A letter from IIT Madras to the Wildlife Warden states that ‘unauthorised measures’ may be needed to control the population of stray dogs that attack the deer.

IIT-Madras claims deer deaths on campus down by 64pc activists scepticalPicture Courtesy: Valli Chouthry
news Wildlife Wednesday, October 24, 2018 - 19:07

A Right To Information reply sought from the Wildlife Warden of the Guindy National Park in Chennai has revealed that the death of spotted deer and blackbucks at the Indian Institute of Technology (IIT) Madras has reduced drastically by 64%. However, there has been no population count to compare this new statistic to argue activists.

The RTI, filed by animal activist Antony Rubin reveals that 82 spotted deer and four blackbucks had died on campus in 2017 while 29 spotted deer and 1 blackbuck had died in 2018, as of October 15. Meanwhile, it also notes that three spotted deer fawn had died due to vehicular collision between 2017 and 2018.

Speaking to TNM, Antony says, “The number is suspicious. This sudden drop means there has been a drop in population. There is no proper census on the number of wildlife on campus. So, there is no data to prove that this drastic reduction in deaths is promising.”

However, the RTI reply denies any deaths due to plastic ingestion despite reports of deer straying from campus and consuming plastic along the Taramani stretch near the institution.

A previous RTI reply from the institute had revealed that 220 deer and eight blackbucks had died between 2014 and 2016. An RTI from December 2017 put the population of blackbucks at 32 while there were 372 spotted deer on campus.

Asked for details on the main reason for death, the Wildlife Warden wrote in his RTI reply, “So far only 4 post mortem reports received with reference to deaths in 2018 and the main reason as mentioned in post mortem report is ‘Multiple punctured wounds with haemorrhage’.”

In response to a question on the number of deer and blackbucks that may have died due to ingestion of plastic, the reply said, “Nil as per 4 reports obtained.”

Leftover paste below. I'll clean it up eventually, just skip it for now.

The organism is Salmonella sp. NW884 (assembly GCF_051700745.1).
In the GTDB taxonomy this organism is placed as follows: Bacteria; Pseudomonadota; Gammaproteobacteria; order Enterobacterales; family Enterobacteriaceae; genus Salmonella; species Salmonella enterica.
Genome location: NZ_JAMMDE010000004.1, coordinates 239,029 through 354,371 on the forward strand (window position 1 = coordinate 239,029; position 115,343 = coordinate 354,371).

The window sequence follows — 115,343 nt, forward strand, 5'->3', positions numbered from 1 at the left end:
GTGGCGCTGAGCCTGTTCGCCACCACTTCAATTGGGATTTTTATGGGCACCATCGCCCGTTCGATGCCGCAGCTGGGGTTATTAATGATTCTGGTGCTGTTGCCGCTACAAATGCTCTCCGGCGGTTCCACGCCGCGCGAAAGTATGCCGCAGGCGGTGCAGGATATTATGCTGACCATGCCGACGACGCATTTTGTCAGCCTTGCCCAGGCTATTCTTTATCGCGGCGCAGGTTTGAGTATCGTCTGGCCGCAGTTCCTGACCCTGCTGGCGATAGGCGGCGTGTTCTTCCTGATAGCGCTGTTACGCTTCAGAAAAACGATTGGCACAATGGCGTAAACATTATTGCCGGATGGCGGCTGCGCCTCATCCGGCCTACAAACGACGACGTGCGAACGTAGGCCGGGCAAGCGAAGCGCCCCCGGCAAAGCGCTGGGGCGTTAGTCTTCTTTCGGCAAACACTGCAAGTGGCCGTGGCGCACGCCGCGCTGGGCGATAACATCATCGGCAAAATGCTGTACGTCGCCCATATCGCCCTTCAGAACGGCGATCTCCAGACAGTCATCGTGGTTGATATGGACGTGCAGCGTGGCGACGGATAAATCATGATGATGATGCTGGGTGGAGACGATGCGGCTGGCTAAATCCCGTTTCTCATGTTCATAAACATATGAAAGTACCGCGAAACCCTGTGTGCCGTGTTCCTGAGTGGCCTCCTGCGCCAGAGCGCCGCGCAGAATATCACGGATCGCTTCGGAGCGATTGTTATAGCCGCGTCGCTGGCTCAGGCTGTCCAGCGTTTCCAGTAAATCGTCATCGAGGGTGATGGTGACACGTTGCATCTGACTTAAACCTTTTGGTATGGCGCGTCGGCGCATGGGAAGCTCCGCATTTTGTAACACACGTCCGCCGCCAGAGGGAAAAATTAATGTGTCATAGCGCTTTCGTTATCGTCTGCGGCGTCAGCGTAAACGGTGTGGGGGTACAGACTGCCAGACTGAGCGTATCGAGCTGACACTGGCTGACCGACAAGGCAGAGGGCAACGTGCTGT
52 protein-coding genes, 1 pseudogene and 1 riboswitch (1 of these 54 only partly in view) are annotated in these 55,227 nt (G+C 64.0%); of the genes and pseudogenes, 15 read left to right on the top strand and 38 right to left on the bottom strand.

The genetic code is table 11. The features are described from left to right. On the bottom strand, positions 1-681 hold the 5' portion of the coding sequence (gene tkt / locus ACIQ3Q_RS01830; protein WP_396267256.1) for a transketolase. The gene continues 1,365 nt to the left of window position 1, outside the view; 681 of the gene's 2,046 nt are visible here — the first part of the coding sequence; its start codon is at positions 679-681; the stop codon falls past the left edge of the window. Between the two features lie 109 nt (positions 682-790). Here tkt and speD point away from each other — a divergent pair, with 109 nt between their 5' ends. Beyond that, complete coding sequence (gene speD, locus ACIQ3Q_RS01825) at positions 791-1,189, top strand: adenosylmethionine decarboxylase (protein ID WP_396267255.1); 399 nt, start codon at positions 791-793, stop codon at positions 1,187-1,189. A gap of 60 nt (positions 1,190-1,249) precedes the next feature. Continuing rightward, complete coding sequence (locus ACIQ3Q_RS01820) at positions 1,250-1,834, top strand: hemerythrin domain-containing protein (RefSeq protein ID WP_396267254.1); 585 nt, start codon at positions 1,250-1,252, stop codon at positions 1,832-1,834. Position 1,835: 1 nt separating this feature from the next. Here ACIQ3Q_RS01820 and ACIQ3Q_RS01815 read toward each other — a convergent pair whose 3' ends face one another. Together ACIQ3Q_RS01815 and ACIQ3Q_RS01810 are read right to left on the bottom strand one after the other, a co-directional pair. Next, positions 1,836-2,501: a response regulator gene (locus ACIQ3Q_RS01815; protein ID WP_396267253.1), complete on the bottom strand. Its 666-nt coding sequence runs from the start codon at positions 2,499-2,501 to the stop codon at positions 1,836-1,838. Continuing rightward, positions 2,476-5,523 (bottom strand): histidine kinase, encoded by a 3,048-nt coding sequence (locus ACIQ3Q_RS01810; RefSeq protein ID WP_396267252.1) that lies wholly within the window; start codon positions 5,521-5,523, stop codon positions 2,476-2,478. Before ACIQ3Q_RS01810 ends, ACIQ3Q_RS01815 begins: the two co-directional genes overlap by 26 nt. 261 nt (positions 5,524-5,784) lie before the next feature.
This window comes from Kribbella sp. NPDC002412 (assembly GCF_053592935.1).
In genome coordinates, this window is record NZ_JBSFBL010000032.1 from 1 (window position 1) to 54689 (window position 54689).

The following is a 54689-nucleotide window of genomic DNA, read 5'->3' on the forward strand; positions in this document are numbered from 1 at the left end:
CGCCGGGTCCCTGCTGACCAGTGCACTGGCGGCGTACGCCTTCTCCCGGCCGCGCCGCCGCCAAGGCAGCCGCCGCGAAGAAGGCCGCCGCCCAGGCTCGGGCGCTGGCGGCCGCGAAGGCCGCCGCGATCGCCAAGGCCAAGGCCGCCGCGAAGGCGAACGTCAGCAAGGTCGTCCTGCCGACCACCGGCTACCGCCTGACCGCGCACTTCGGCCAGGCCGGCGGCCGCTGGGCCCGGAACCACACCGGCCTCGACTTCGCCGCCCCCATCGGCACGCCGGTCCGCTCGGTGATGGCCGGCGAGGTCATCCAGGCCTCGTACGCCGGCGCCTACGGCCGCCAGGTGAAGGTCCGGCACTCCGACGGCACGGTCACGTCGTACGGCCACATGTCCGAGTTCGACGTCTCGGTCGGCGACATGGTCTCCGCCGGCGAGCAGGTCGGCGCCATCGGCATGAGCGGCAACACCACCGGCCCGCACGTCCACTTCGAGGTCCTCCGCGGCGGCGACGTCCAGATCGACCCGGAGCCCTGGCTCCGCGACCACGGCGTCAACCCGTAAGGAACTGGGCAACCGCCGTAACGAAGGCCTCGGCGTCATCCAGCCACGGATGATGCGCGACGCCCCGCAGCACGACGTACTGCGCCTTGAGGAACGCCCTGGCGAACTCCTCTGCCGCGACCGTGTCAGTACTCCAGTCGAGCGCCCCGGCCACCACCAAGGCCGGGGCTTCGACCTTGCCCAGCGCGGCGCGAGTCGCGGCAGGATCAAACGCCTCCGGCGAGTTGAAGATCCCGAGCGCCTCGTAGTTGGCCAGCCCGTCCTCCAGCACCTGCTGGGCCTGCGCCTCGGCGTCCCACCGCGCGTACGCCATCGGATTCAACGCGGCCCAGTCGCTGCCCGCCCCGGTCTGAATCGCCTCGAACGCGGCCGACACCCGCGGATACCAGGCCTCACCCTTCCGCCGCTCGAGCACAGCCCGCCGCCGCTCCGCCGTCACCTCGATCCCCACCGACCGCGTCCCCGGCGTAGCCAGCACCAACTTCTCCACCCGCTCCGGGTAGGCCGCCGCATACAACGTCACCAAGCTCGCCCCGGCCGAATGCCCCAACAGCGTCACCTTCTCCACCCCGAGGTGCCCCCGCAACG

Responding to this, Antony says, “Punctured wounds generally means dog bites. When a deer ingests plastic and becomes bloated, it slows down significantly. If a deer dies due to dog attack, it means there is some underlying problem that slowed the deer down because they are generally very fast. They can’t just be chased like that by dogs.”

Alarmingly, however, a letter from IIT Madras to the Wildlife Warden states that ‘unauthorised measures’ may be needed to control the population of stray dogs that the institute alleges attack the deer.

“To control the population of stray dogs inside the campus, ABC program is in effect, the stray dogs are being neutered and vaccinated with the help of Blue Cross. However, if attacks of deer and blackbuck, particularly fawns and injured animals, by dogs is to be reduced, some additional measures may be needed for which authorisation does not exist,” reads the letter.

"The stray dog presence is due to the poor solid waste management within the campus. Due to improper separation, food and plastics get mixed and the animals eat it by mistake," Antony alleges.

While Antony points out that every death requires a postmortem to be conducted, he calls for an external body to be constituted to look into the deaths and conduct a census of wildlife on campus.

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